Mycobacterium gordonae

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My·co·bac·te·ri·um gor·do·nae

(mī'kō-bak-tēr'ē-ŭm gōr-dō'nē)
A scotochromogenic bacillus found in soil and tap water; isolation from cases of meningitis in patients with ventriculoatrial shunts reported.
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Observed incidence (cases/100,000 population) of extrapulmonary nontuberculous mycobacterium infection (excluding Mycobacterium gordonae), Oregon, USA, 2007-2012.
Endemic contamination of clinical specimens by Mycobacterium gordonae. Clin Infect Dis 2000;31:472-6.
Known strain Klebsiella pneumoniae Known strain Listeria monocytogenes Known strain Mycobacterium chelonae Known strain Mycobacterium abscessus Known strain Mycobacterium avium Known strain Mycobacterium gordonae Known strain Mycobacterium intracellulare Known strain Mycobacterium kansasii Known strain Mycobacterium lentiflavum Known strain Neisseria meningitidis Known strain Neisseria spp.
Jarikre, "Mycobacterium gordonae genitourinary disease," Genitourinary Medicine, vol.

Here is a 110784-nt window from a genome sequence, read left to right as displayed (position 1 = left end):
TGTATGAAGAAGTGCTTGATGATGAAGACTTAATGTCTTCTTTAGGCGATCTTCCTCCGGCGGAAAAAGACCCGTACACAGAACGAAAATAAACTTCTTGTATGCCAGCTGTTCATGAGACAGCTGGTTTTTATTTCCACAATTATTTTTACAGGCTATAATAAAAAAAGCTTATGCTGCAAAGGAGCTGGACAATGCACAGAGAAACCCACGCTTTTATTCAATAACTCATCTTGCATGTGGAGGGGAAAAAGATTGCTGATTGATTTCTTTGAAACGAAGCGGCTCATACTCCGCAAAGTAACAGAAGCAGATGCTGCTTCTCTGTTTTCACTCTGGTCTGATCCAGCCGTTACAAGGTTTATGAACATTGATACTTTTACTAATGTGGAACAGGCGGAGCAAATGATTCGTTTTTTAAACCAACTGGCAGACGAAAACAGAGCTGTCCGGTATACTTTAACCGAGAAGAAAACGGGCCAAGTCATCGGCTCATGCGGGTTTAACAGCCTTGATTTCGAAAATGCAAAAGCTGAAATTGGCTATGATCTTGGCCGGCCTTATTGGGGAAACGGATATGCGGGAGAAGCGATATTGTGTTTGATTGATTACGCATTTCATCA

Solicitation: Reagents consumables and instrumentation for the detection of chlamydia trachomatis and neisseria gonorrhea as well as mycobacterium avium complex mycobacterium gordonae mycobacterium kansasii and mycobacterium tuberculosis.
Failure to cure Mycobacterium gordonae peritonitis associated with continuous ambulatory peritoneal dialysis.
Eskridge, "Disseminated mycobacterium gordonae infection in an immunocompetent host," The American Journal of Therapeutics, vol.
In the study, the researchers cleaned one showerhead that had high levels of Mycobacterium gordonae with a solution of bleach.
(1,3,4) Other species that have been documented in birds include Mycobacterium tuberculosis, Mycobacterium fortuitum, Mycobacterium gordonae, Mycobacterium nonchromogenicum, Mycobacterium simiae, and Mycobacterium peregrinum.
Micro-heterogeneity within RNA of Mycobacterium gordonae. J Clin Microbiol.
In Denver, according to the researcher, one showerhead with high loads of Mycobacterium gordonae was cleaned with a bleach solution in an attempt to eradicate it, but tests conducted several months later showed that the bleach treatment ironically caused a three-fold increase in the pathogen, indicating a general resistance of mycobacteria species to chlorine.

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